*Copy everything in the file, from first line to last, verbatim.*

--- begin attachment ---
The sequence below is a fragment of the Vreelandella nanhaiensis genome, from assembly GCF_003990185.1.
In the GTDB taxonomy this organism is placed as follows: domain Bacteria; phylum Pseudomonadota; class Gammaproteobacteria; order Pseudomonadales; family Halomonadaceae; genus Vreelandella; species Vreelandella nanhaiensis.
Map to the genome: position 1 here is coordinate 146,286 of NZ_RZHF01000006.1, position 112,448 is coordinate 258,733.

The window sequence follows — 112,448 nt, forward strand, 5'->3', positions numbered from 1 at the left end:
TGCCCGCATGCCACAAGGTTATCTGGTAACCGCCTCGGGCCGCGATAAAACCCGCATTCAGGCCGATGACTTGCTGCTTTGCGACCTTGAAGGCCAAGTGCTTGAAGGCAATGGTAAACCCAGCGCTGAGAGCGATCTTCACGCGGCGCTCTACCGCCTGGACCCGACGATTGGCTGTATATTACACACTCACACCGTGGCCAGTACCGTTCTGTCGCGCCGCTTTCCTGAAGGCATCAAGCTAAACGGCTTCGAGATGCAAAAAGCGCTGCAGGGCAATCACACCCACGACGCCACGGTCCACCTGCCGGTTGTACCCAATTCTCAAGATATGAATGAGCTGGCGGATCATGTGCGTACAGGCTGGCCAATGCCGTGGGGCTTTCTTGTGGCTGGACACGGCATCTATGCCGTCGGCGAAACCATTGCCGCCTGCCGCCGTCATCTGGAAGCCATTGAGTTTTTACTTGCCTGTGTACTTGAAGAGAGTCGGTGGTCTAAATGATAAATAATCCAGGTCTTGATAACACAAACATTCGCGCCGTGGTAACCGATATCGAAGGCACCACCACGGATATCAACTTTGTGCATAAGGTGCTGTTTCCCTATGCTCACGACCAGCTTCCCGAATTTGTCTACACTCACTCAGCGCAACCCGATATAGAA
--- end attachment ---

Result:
The sequence below is a fragment of the Vreelandella nanhaiensis genome, from assembly GCF_003990185.1.
In the GTDB taxonomy this organism is placed as follows: domain Bacteria; phylum Pseudomonadota; class Gammaproteobacteria; order Pseudomonadales; family Halomonadaceae; genus Vreelandella; species Vreelandella nanhaiensis.
Map to the genome: position 1 here is coordinate 146,286 of NZ_RZHF01000006.1, position 112,448 is coordinate 258,733.

The window sequence follows — 112,448 nt, forward strand, 5'->3', positions numbered from 1 at the left end:
TGCCCGCATGCCACAAGGTTATCTGGTAACCGCCTCGGGCCGCGATAAAACCCGCATTCAGGCCGATGACTTGCTGCTTTGCGACCTTGAAGGCCAAGTGCTTGAAGGCAATGGTAAACCCAGCGCTGAGAGCGATCTTCACGCGGCGCTCTACCGCCTGGACCCGACGATTGGCTGTATATTACACACTCACACCGTGGCCAGTACCGTTCTGTCGCGCCGCTTTCCTGAAGGCATCAAGCTAAACGGCTTCGAGATGCAAAAAGCGCTGCAGGGCAATCACACCCACGACGCCACGGTCCACCTGCCGGTTGTACCCAATTCTCAAGATATGAATGAGCTGGCGGATCATGTGCGTACAGGCTGGCCAATGCCGTGGGGCTTTCTTGTGGCTGGACACGGCATCTATGCCGTCGGCGAAACCATTGCCGCCTGCCGCCGTCATCTGGAAGCCATTGAGTTTTTACTTGCCTGTGTACTTGAAGAGAGTCGGTGGTCTAAATGATAAATAATCCAGGTCTTGATAACACAAACATTCGCGCCGTGGTAACCGATATCGAAGGCACCACCACGGATATCAACTTTGTGCATAAGGTGCTGTTTCCCTATGCTCACGACCAGCTTCCCGAATTTGTCTACACTCACTCAGCGCAACCCGATATAGAA